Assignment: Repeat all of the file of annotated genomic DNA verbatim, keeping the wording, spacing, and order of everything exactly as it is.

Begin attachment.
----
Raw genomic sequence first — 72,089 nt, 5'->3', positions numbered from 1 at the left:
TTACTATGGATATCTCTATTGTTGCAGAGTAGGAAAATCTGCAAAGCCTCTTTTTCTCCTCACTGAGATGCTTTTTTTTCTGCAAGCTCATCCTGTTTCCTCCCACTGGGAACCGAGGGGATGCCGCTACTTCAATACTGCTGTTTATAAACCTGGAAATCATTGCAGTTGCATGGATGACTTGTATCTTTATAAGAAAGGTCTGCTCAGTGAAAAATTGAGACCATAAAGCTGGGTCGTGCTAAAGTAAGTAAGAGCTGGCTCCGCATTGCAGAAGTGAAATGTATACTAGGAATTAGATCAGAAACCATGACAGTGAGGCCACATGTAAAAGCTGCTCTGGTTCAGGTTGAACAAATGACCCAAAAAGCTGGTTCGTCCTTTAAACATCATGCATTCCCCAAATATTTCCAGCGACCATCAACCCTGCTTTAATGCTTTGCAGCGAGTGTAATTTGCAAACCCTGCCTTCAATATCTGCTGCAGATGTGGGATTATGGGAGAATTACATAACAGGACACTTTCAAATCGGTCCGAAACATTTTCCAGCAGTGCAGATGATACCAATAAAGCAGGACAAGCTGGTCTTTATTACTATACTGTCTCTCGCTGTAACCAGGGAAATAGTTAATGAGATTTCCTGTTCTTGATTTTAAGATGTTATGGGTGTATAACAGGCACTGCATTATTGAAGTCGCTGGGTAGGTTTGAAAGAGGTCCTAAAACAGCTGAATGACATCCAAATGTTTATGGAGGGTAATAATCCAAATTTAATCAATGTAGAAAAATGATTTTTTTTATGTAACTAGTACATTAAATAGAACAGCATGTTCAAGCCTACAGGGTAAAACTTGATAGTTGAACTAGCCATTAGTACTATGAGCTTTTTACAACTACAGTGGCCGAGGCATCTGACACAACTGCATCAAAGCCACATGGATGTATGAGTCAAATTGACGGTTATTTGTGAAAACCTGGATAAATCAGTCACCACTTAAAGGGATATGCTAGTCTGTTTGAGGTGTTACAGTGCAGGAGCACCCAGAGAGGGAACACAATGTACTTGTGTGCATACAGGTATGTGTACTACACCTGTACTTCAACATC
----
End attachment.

Raw genomic sequence first — 72,089 nt, 5'->3', positions numbered from 1 at the left:
TTACTATGGATATCTCTATTGTTGCAGAGTAGGAAAATCTGCAAAGCCTCTTTTTCTCCTCACTGAGATGCTTTTTTTTCTGCAAGCTCATCCTGTTTCCTCCCACTGGGAACCGAGGGGATGCCGCTACTTCAATACTGCTGTTTATAAACCTGGAAATCATTGCAGTTGCATGGATGACTTGTATCTTTATAAGAAAGGTCTGCTCAGTGAAAAATTGAGACCATAAAGCTGGGTCGTGCTAAAGTAAGTAAGAGCTGGCTCCGCATTGCAGAAGTGAAATGTATACTAGGAATTAGATCAGAAACCATGACAGTGAGGCCACATGTAAAAGCTGCTCTGGTTCAGGTTGAACAAATGACCCAAAAAGCTGGTTCGTCCTTTAAACATCATGCATTCCCCAAATATTTCCAGCGACCATCAACCCTGCTTTAATGCTTTGCAGCGAGTGTAATTTGCAAACCCTGCCTTCAATATCTGCTGCAGATGTGGGATTATGGGAGAATTACATAACAGGACACTTTCAAATCGGTCCGAAACATTTTCCAGCAGTGCAGATGATACCAATAAAGCAGGACAAGCTGGTCTTTATTACTATACTGTCTCTCGCTGTAACCAGGGAAATAGTTAATGAGATTTCCTGTTCTTGATTTTAAGATGTTATGGGTGTATAACAGGCACTGCATTATTGAAGTCGCTGGGTAGGTTTGAAAGAGGTCCTAAAACAGCTGAATGACATCCAAATGTTTATGGAGGGTAATAATCCAAATTTAATCAATGTAGAAAAATGATTTTTTTTATGTAACTAGTACATTAAATAGAACAGCATGTTCAAGCCTACAGGGTAAAACTTGATAGTTGAACTAGCCATTAGTACTATGAGCTTTTTACAACTACAGTGGCCGAGGCATCTGACACAACTGCATCAAAGCCACATGGATGTATGAGTCAAATTGACGGTTATTTGTGAAAACCTGGATAAATCAGTCACCACTTAAAGGGATATGCTAGTCTGTTTGAGGTGTTACAGTGCAGGAGCACCCAGAGAGGGAACACAATGTACTTGTGTGCATACAGGTATGTGTACTACACCTGTACTTCAACATC